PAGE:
Java Application Servers based on Sun's reference implementation of the Java Servlet Developers Kit (JSDK 2.0), without enhancements to the session management code, may be vulnerable.
The following products are affected:
Products based on JSDK V2.1 (onward), which uses a different algorithm, or products that conform to the 2.x Java Servlet API but use custom session management code.
Hijacking of user sessions
Websites using vulnerable products as stated above
Released to Vendors: 6th November 2000
Many websites support the idea of user sessions - each user connecting to the site is issued with a unique session ID, which is then used to identify all subsequent requests made by that user, either encoded in the URLs, or as a cookie. The server can then store data for each user session, for instance the state of a web shopping cart. Session IDs are also often used to control access to sites requiring a login; instead of sending the username/password with every request, the site issues a session ID after the user logs on, which identifies the user for the rest of the session.
With some server session management systems, it is possible for a user who can connect to the server and get a session ID, to guess other users' session IDs. If successful, the attacker can then view any page, take any action, post to any form etc, that the real user of that session could.
This attack requires no IP spoofing or session snooping. It works against sites using SSL. Netcraft has successfully proven this attack against machines using cookie-based and URL rewriting-based session management.
From a security point of view, the important properties of a session ID should be that it is unique, and it is not possible for one user to guess another user's session ID.
One way to ensure uniqueness is to include a session counter or timestamp in the session ID. In particular, for the sites we found to be vulnerable, the session ID included:
- A session counter
- The IP address of the server
- A value made by combining the date, session counter, and current system time in milliseconds (we'll call this the timestamp)
This certainly appears sufficient to ensure uniqueness. However, if one user can get this information out of his session ID, he can clearly use it to guess other users' session IDs.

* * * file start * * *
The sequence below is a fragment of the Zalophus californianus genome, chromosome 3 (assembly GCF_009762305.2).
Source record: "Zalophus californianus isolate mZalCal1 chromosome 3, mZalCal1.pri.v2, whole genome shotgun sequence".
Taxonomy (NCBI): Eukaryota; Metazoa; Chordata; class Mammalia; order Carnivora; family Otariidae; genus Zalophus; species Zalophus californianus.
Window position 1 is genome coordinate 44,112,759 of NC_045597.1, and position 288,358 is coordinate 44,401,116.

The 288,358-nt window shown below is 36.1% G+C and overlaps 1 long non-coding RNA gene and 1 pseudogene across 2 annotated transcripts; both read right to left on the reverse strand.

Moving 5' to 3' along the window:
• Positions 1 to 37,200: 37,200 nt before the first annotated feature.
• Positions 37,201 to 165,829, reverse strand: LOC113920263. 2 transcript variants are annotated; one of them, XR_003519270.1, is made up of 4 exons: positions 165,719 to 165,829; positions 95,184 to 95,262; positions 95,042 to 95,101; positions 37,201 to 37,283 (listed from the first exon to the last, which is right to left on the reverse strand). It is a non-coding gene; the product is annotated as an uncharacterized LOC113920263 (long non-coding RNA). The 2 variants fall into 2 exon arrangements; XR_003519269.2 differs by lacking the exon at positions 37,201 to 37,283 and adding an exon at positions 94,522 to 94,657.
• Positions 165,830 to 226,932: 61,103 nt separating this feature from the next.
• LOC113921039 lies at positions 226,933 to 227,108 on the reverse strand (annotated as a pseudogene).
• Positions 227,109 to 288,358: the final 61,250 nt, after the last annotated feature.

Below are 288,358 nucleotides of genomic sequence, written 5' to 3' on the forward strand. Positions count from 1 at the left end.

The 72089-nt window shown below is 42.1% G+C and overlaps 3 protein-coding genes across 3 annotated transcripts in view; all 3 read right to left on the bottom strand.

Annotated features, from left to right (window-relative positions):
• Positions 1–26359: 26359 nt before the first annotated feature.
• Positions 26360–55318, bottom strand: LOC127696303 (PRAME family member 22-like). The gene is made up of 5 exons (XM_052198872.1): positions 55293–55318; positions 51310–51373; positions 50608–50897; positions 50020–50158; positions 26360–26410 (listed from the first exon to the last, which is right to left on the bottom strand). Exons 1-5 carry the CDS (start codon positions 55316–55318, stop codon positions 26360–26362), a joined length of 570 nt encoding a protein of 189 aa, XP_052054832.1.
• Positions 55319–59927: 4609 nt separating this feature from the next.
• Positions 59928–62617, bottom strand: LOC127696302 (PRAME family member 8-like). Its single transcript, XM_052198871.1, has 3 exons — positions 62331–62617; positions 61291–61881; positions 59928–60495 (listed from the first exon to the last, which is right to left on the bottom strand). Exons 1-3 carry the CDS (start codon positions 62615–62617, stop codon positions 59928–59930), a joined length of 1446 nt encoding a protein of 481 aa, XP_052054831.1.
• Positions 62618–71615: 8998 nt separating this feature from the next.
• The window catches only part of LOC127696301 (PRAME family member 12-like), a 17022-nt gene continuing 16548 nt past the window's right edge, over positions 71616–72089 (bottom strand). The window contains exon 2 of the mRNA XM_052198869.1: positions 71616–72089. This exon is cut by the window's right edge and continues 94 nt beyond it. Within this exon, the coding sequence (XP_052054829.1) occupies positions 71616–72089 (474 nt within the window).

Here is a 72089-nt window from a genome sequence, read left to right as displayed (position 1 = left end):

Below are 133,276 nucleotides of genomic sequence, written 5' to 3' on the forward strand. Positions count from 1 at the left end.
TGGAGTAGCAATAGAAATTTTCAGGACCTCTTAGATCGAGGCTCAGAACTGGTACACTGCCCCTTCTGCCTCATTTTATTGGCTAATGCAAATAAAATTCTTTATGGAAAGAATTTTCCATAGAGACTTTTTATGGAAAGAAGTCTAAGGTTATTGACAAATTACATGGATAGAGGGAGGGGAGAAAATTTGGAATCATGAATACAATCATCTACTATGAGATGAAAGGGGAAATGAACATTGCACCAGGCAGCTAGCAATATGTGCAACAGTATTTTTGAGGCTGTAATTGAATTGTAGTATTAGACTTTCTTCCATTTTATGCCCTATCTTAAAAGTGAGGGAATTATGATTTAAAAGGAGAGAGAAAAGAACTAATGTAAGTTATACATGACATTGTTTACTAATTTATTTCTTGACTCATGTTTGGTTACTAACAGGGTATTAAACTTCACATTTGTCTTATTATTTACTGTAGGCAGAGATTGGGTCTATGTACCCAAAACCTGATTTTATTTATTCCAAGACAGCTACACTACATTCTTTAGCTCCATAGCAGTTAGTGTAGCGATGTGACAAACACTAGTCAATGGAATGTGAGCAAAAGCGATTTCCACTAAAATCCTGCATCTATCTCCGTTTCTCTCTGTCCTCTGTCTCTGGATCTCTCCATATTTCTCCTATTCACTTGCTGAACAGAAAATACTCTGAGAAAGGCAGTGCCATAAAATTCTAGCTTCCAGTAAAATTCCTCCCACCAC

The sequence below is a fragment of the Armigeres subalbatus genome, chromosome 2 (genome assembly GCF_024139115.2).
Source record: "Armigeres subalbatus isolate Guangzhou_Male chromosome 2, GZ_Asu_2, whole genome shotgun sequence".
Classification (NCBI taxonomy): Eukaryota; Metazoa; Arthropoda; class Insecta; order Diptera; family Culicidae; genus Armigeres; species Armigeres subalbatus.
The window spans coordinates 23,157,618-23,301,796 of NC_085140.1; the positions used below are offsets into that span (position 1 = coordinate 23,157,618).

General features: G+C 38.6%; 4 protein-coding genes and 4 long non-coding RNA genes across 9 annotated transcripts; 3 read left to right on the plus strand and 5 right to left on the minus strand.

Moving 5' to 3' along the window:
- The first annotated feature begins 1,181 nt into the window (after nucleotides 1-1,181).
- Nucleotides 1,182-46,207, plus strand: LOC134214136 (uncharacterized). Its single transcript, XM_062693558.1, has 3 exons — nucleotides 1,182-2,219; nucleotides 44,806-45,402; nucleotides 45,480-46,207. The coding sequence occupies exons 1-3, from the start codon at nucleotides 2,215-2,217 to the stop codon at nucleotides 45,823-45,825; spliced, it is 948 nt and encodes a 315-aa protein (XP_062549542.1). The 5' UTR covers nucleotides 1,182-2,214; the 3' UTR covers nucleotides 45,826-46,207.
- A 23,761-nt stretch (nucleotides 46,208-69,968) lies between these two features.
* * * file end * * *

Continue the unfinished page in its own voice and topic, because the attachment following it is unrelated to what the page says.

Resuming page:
Encoding of Session IDs
For servers Netcraft has identified as vulnerable, the session ID is encoded using a simple rule. 5 bits at a time are taken from the binary session ID; these 5 bits form a number between 0 and 31. Numbers 0-25 are encoded with the corresponding letters A-Z; numbers 26-31 are encoded by the digits 0-5 respectively. It's a kind of "base32" encoding - which can be decoded trivially.
Here's a typical session ID being decoded:
$ echo -n "FGAZOWQAAAK2RQFIAAAU45Q" | ./base32.pl -d 29 81 97 5a 00 00 15 c8 c0 a8 00 01 4f 7e
This breaks up as: (all integers are in network byte order)
- Bytes 0-3: Timestamp
- Bytes 4-7: Session count
- Bytes 8-11: IP address of the server issuing the session ID
- Bytes 12-13: Random number (or zero, see below)
We now know everything we need to try to hijack another user's session. The timestamp is always increasing, the session count simply increments, and the internal server IP address is constant. If we make two requests to the server, and the session count of the second request is more than 1 higher than the session count of the first, then we know that another session has started in between. We know also that the timestamp of that session will be between our two timestamps.
The two "random bytes" might have been a stumbling block, but:
- The random bytes are not used by all servers, in which case they are zero.
- For many servers tried, the random bytes are only generated when the server is started; they are the same for all user sessions.
For example, a couple of consecutive session IDs from a website might be something like this: